In One Chart: The No. 1 highest paid, most in-demand job in every U.S. state
What are the highest paid, most in-demand jobs in your state?
There’s probably never been a better time since the Great Recession to start looking for a new job. Unemployment hit a 50-year low of 3.5% in September, according to the government snapshot of the labor market released Friday. The data showed that the economy added 136,000 new jobs last month. Economists polled by MarketWatch had forecast a 150,000 increase. This is the slowest pace of job growth in four months, as businesses grew more cautious about hiring, but employment gains for August and July revised up by a combined 45,000.
Software developers, physical therapists and physician assistants crop up frequently among the highest-paid and fastest-growing jobs in every U.S. state, according to a recent analysis by CareerBuilder, a jobs and careers site. The site analyzed government data to project the careers most likely to be lucrative and in demand. Most of these jobs require some level of college education.
CareerBuilder defined low-wage jobs as those paying $14.17 or less per hour and high-wage jobs as $23.24 per hour.
Physical therapists typically require a doctorate degree to practice. (You can read more about the different type of degrees required here.) They had a median pay of $87,930 per year or $42.27 per hour last year, the BLS said, and also have a higher than average outlook for job growth (a projected 28% increase nationwide between 2016 and 2026).
Another job that kept popping up: physician assistant. They had a median salary of $108,610 per year or $52.22 per hour last year, the BLS said, with a master’s degree as the typical entry-level educational requirement. Nationwide, the availability of these jobs is expected to soar 37% between 2016 and 2026. They work in surgeries and primary care, hospital wards and urgent care.
A separate report by U.S. News & World Report that looked at work-life balance, salary and career development lists software developer as the No. 1 job. Alphabet
typically hire these. Dentist, physician assistant and nurse practitioner were ranked next on the list.
More physician assistants does not necessarily mean more doctors. Office visits to primary-care physicians, doctors who often have an intimate knowledge of their patients’ history, declined 18% over a four-year period among adults under 65, according to the Health Care Cost Institute, a Washington, D.C.-based nonprofit that tracks trends and costs in the health-care industry.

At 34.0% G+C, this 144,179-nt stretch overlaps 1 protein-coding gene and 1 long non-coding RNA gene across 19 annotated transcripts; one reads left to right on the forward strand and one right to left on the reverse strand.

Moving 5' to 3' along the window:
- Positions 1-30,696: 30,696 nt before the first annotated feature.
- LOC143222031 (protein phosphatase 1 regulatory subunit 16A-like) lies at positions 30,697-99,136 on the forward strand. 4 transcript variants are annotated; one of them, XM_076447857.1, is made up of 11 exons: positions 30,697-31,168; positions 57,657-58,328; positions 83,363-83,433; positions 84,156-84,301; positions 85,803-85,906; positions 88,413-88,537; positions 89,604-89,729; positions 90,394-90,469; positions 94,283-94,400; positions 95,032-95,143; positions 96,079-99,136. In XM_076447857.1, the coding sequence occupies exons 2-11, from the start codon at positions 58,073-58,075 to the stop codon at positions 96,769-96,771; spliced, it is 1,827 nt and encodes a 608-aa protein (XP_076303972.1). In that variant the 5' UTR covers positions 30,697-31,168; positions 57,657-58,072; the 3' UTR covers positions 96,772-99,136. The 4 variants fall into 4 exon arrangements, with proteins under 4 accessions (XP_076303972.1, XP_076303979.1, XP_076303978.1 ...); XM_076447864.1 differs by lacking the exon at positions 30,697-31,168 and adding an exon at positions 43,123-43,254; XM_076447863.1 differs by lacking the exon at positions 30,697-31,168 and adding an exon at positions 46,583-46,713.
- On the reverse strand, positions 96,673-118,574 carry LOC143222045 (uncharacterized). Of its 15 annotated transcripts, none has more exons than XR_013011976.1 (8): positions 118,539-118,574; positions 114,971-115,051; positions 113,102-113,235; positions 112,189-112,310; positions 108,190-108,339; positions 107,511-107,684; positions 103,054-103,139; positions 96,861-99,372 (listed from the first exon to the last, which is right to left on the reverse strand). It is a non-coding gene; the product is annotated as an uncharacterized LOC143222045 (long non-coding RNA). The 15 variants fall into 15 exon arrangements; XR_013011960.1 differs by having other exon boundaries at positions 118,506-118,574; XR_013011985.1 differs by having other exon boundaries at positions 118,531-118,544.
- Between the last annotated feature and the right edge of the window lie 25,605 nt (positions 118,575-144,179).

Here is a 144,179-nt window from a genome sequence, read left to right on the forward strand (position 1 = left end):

Independent primary-care physicians who can afford the overheads and specialists based in hospitals typically have a system of physician assistants to conduct initial interviews with patients and carry out the required tests before the doctor checks in on the patient. (Approximately 65 million people live in “a primary-care desert,” according to the physician-search firm Merritt Hawkins.)
The worst-paid job requires an enormous amount of responsibility and affects the quality of life — and, in many cases, the peace of mind — of millions of Americans and their elderly family members, the study added
Home-health and personal-care aides were among the lowest paid, fastest-growing in every U.S. state.
Home-health and personal-care aides were among the lowest paid, fastest-growing in every U.S. state and Washington, D.C. Only one state (Michigan) didn’t list home-health aide or personal-care aide as among the lowest paid, most in-demand jobs. (It did, however, list physical-therapy aides, in addition to nonfarm animal caretakers, and meat, poultry and fish cutters and trimmers.)
They require a highs-school diploma or equivalent. The median pay for these jobs was $24,060 per year or $11.57 per hour, according to the BLS. But the demand for these jobs is projected to increase by 41% between 2016 and 2026.
CareerBuilder defined low-wage jobs as those paying $14.17 or less per hour, middle-wage jobs as $14.18 to $23.59 per hour, and high-wage jobs as $23.24 per hour. The analysis is based on data from EMSI, a labor-market research firm, and focuses on 774 occupations classified by the BLS. It includes data for workers who are employed by organizations and those who are self-employed.
According to Max Richtman, the president and chief executive of the National Committee to Preserve Social Security and Medicare, a nonprofit that promotes the financial security, health and well-being of older Americans: Most seniors simply don’t even have the average $33,000 for in-home care. “Many middle-class seniors are forced to impoverish themselves by exhausting their hard-earned savings simply to qualify for Medicaid,” he said.
On average, U.S. nursing homes have one aide on duty for every 10 residents, based on estimates from Charlene Harrington, a professor emeritus at the University of California San Francisco. The typical ratio should be about one for every seven on day and evening shifts, she says. Some nursing aides say they have to care for 15 or more residents at a time. Here’s more advice on how to search for home-health aides amid a shortage, despite the relatively low pay.